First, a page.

“In general, a quiet room is good for practicing [Za]zen, and food and drink are taken in moderation. Cast aside all involvements. Give the myriad things a rest. Do not think of good and bad. Do not consider right and wrong. Stop the driving movement of mind, will, consciousness. Cease intellectual consideration through images, thoughts, and reflections. Do not aim to become a buddha. How could [this] be connected with sitting or lying down?”
– Quotations from Master Dogen’s Fukanzazengi, in italics.
We usually spread a thick mat on the place where we sit, and use a round cushion on top of that.
|1) Approach the cushion
and hold your hands in gassho.
|2) Then make a bow
towards the cushion.
|3) Turn to your right (clockwise)
and bow away from the cushion.
|4) Sit on the cushion.
|5) Rotate towards your
right (clockwise) until
you’re facing the wall.
|6) Either sit in the full
lotus posture or the half
|7) To sit in the full lotus posture,
first put the right foot on the left
thigh, then put the left foot on
the right thigh. To sit in the
half lotus posture, just press the
left foot onto the right thigh.
|8) Then put the right hand
above the left foot, and
place the left hand on the
right palm. The thumbs meet
and support each other.
|9) Many practitioners find it useful to sway left
and right to find the spot where the spine balances
on top of the hips.
|10) Just make the body right and sit up straight.
Do not lean to the left, incline to the right, slouch forward, or lean
backward. The ears must be aligned with the shoulders, and the nose
aligned with the navel. Hold the tongue against the palate, keep the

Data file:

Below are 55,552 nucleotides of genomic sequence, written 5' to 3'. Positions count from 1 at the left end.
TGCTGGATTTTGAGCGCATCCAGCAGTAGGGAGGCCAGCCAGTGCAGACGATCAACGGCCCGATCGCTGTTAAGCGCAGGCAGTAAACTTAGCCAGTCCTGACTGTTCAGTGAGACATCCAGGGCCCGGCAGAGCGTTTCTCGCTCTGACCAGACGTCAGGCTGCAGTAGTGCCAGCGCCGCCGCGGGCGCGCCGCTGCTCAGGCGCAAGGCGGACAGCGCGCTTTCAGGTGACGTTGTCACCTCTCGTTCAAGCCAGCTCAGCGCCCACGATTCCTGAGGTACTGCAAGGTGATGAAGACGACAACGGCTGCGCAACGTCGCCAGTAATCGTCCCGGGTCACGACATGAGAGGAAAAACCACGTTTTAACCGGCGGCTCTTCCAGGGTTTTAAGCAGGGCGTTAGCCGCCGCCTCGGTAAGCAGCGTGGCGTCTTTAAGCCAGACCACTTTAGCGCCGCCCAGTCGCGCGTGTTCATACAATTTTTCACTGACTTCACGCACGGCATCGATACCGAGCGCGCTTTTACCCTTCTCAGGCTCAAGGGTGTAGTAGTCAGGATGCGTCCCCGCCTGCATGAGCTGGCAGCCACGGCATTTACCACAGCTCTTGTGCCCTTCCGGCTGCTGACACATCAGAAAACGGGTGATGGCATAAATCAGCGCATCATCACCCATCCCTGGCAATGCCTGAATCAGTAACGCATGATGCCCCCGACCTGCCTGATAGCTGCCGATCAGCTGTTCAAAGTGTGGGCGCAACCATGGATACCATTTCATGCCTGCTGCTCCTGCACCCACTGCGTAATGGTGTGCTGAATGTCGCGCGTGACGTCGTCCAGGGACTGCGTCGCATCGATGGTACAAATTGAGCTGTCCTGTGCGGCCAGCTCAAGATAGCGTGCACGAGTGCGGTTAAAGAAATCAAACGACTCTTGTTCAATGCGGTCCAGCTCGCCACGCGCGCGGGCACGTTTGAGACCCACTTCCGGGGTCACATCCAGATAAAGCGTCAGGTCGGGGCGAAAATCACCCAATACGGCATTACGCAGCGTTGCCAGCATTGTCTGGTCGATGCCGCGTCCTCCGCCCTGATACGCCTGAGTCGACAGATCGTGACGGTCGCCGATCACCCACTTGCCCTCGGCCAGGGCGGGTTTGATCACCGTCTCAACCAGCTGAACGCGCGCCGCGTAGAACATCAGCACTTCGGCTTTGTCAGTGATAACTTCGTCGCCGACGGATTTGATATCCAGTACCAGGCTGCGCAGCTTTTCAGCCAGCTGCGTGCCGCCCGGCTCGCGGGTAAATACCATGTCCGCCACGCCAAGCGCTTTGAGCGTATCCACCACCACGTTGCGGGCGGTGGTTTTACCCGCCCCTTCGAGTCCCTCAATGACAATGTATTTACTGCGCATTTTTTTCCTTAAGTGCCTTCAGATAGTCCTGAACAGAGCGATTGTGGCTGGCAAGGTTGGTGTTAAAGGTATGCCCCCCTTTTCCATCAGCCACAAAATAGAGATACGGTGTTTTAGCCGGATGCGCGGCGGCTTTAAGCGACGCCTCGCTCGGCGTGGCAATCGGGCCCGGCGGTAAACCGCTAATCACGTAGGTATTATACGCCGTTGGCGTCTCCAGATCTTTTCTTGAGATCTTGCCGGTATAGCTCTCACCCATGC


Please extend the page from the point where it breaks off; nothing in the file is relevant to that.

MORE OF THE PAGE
lips and teeth closed, and keep the eyes open.
Breathe softly through the nose.
When the physical posture is already settled, make one complete exhalation and sway left and right. Sitting immovably in the mountain-still state, “Think about this concrete state beyond thinking.” “How can the state beyond thinking be thought about?” “It is different from thinking.” This is just the pivot of Zazen.
A bell will ring three times to signal the beginning of practice.
|11) When the bell rings to
signal the end of practice,
make a bow towards the wall.
When we rise from sitting, we
should move the body slowly, and
stand up calmly. We should
not be hurried or violent.
|12) Fluff up your cushion.
|13) Stand up and once more bow
towards and away from the cushion
(always turning clockwise).
|14) If kinhin (walking
zazen) follows, turn to your
left and begin walking slowly.
|15) The hands are placed as shown. The left hand forms a fist with the thumb inside and the right hand goes on top of it. The arms are bent so that the hands meet at the solar plexus.
|16) Walk at a pace of about one step per breath. When the bell rings to end kinhin, walk at a normal pace back to your cushion. Always go forward. If you have passed your own cushion by only a small amount you still must walk all the way around the zendo and back to it.
Make your bows towards and way from the cushion again. If another period of sitting practice follows, begin again. If the practice is ending after kinhin, wait at your cushion and make a bow together with everyone in the room.
Thanks to LizaRose for modelling the postures and Svetlana Dekic for taking the photos!